I listened to the World Cup game between the U.S. and Belgium on my drive back from Cincinnati today and really found myself getting into it. According to the radio announcers, at least, the U.S. got a stunning performance from goalie Tim Howard that kept them in the game, but the Belgian pressure finally yielded two goals in extra time and the United States was knocked out of the World Cup, 2-1.
I’m not going to pretend that I know all of the rules of soccer — I certainly don’t, and probably never will — and I’m not going to claim that I am as interested in soccer as I am in, say, college football. I will say, however, that I enjoyed the U.S.A. run in the World Cup this year, and I’ll be hoping that the Americans make another, even deeper, run the next time they get to play on the world stage. The U.S. may not be one of the elite teams yet, but it looks like the Americans may be getting there. Good try, U.S.A.!
Now that the Americans are out, I’m not sure I’ll watch another game in this tournament — but maybe I will. I’ll miss the British accents and the references to “nil” rather than “zero” and the other quirky elements of this global sporting event. It’s been a fun ride.
The pathetic tale of Luis Suarez, the star Uruguayan player who bit an Italian opponent during a World Cup game, continues to unfold.
After a FIFA disciplinary panel decided that Suarez could not play in any additional World Cup games and would be suspended for four months and nine Uruguay matches, the press learned that Suarez — unbelievably — had made a submission to FIFA in which he flatly denied the bite. Instead, Suarez claimed, he had lost his balance, fallen into the Italian player, and felt his face make contact. Given the undisputable video evidence, FIFA rejected that claim, and also noted in issuing its suspension decision that Suarez not only had denied any wrongdoing but “at no moment showed regret or remorse of any type.”
In a gracious gesture, the Italian player, Giorgio Chiellini, has accepted the apology and said that he hopes FIFA reduces Suarez’s suspension. Chiellini’s behavior has been a lot classier than Suarez’s grudging admission. When the inevitable campaign to reduce Suarez’s suspension begins, I hope FIFA responds: “Hey, Luis. Bite me!”
It being soccer, both players fell to the ground in hopes of getting a penalty. (Can you imagine how LeBron James would react if a player guarding him bit him on the shoulder? I don’t think his first instinct would be to fall to the ground. This is one reason why many Americans find soccer so bizarre.)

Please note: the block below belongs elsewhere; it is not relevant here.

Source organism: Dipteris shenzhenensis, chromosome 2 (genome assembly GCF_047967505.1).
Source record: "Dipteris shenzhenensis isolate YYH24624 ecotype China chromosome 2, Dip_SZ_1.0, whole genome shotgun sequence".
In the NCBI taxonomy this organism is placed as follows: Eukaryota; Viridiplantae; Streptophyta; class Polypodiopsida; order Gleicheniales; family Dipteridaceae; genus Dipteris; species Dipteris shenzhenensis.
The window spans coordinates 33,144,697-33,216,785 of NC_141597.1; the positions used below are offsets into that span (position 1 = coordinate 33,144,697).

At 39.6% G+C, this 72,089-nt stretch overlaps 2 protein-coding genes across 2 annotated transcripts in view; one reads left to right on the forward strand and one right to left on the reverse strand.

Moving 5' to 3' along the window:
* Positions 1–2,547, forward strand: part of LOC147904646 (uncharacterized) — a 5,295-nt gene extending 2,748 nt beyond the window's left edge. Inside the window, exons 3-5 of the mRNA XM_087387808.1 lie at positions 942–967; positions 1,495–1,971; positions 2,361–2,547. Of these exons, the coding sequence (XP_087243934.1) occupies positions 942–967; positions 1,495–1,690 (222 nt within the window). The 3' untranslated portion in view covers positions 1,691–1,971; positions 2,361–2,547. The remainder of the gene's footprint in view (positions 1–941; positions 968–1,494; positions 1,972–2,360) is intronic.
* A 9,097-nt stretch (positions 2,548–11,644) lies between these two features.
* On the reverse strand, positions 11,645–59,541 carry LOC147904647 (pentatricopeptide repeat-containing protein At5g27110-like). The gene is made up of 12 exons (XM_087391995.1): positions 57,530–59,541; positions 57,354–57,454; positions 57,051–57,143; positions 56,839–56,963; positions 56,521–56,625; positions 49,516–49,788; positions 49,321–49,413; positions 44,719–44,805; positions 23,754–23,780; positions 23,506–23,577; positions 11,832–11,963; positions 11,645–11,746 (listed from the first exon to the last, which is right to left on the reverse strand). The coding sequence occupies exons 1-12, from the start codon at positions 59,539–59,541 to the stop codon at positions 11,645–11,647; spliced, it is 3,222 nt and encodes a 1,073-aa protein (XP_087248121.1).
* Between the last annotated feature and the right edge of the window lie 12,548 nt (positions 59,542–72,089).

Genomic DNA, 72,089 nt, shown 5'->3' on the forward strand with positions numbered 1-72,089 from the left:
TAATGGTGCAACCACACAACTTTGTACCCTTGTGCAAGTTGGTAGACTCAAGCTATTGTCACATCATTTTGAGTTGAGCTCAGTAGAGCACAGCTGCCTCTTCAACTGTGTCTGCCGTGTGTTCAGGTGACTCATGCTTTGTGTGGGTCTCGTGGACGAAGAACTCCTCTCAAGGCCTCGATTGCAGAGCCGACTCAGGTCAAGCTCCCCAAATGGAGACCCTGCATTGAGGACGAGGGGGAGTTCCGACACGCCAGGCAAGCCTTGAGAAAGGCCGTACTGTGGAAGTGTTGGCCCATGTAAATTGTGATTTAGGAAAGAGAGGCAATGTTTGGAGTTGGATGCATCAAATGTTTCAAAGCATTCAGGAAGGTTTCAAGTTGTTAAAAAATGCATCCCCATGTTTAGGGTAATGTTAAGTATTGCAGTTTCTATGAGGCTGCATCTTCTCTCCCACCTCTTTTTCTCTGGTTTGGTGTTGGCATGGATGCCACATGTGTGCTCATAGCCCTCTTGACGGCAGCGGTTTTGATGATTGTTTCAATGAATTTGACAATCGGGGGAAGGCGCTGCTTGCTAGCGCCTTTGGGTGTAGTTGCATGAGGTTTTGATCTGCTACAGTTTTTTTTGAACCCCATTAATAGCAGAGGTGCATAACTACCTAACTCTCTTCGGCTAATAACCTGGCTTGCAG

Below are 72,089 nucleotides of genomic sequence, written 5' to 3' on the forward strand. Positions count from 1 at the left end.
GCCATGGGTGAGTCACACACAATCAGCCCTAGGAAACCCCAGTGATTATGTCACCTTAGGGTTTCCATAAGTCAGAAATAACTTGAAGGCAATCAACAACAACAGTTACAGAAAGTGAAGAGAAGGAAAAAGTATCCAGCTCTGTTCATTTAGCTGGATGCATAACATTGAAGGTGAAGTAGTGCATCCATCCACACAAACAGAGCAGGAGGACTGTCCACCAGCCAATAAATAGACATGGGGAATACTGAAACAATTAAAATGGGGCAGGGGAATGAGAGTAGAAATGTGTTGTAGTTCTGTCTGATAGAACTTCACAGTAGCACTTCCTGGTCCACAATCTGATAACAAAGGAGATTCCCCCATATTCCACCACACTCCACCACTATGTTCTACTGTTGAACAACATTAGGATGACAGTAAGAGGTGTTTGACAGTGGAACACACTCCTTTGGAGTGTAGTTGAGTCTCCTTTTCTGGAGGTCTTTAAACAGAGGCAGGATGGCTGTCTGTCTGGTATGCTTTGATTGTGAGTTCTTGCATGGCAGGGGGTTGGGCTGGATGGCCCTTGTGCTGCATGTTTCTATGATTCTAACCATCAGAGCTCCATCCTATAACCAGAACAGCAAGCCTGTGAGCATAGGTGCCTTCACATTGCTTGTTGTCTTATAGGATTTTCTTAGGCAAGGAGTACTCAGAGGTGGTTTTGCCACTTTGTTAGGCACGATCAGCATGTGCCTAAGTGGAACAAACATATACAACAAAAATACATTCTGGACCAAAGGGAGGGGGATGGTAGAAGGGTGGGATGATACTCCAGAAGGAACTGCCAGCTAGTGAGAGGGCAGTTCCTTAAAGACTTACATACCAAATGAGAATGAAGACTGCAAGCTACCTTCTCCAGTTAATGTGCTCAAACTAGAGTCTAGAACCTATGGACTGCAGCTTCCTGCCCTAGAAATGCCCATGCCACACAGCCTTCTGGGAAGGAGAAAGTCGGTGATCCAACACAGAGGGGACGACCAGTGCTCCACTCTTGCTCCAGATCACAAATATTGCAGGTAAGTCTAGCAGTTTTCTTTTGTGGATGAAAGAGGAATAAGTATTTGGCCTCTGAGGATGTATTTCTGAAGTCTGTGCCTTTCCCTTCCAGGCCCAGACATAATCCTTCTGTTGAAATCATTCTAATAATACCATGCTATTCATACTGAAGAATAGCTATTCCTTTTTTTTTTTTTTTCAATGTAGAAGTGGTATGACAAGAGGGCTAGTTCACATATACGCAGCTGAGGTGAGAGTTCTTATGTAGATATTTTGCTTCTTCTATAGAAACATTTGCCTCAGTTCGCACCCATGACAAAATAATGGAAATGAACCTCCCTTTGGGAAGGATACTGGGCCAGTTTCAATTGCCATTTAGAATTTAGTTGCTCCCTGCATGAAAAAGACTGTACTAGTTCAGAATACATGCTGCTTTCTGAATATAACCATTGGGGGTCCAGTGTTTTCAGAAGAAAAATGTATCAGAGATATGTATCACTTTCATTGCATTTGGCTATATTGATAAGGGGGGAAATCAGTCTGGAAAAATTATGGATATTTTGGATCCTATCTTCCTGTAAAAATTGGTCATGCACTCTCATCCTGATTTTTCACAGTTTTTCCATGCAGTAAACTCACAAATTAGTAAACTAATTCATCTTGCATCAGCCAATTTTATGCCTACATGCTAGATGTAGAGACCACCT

They’re talking about whether Suarez should be suspended for the bite, and if so for how long. That’s a pertinent topic, but I think it’s missing the bigger issue. After three bites, plus a suspension for racist abuse, this guy clearly needs some serious help. He’s obviously dangerous to others, and if he can’t control his biting tendencies, how can he be trusted to control whatever other impulses he might be experiencing?
Yup, they’re playing futbol down in Brazil, in all of those glitzy new stadiums that the Brazilians, desperate for more positive “emerging world leader”-type news coverage, have spent billions to build even though the country is beset by horrible, grinding poverty, terrible crime, and other awful societal afflictions. Maybe all of those poor people will forget about their empty bellies and cardboard shanty homes while FIFA bigwigs limo around town and futbol fans from around the world show up in their colored wigs and toot their horns and chant their chants while men run around in shorts, kick a ball, and then fake injuries whenever they plausibly can.
I think soccer is boring — in fact, dreadfully, painfully boring — but I don’t begrudge people who think the World Cup is the greatest events in sports, period. Isn’t it interesting, though, that the prevailing political view that nationalism is dangerous gets thrown out the window come World Cup time? The ardent boosters of the EU will argue for just about every form of economic and political integration, but even the most suicidal EU bureaucrat wouldn’t dare argue that France, Italy, the Netherlands, et al., shouldn’t field national teams and try to beat the pants off each other when the World Cup rolls around. Even Ghana is getting into the spirit and guaranteeing they won’t lose to Team USA.
Could the World Cup be exposing that the anti-nationalism one-worlders are, at bottom, a bunch of hypocrites? If so, it’s doing something worthwhile — even if those guys do look kind of pathetic in their shorts and knee socks.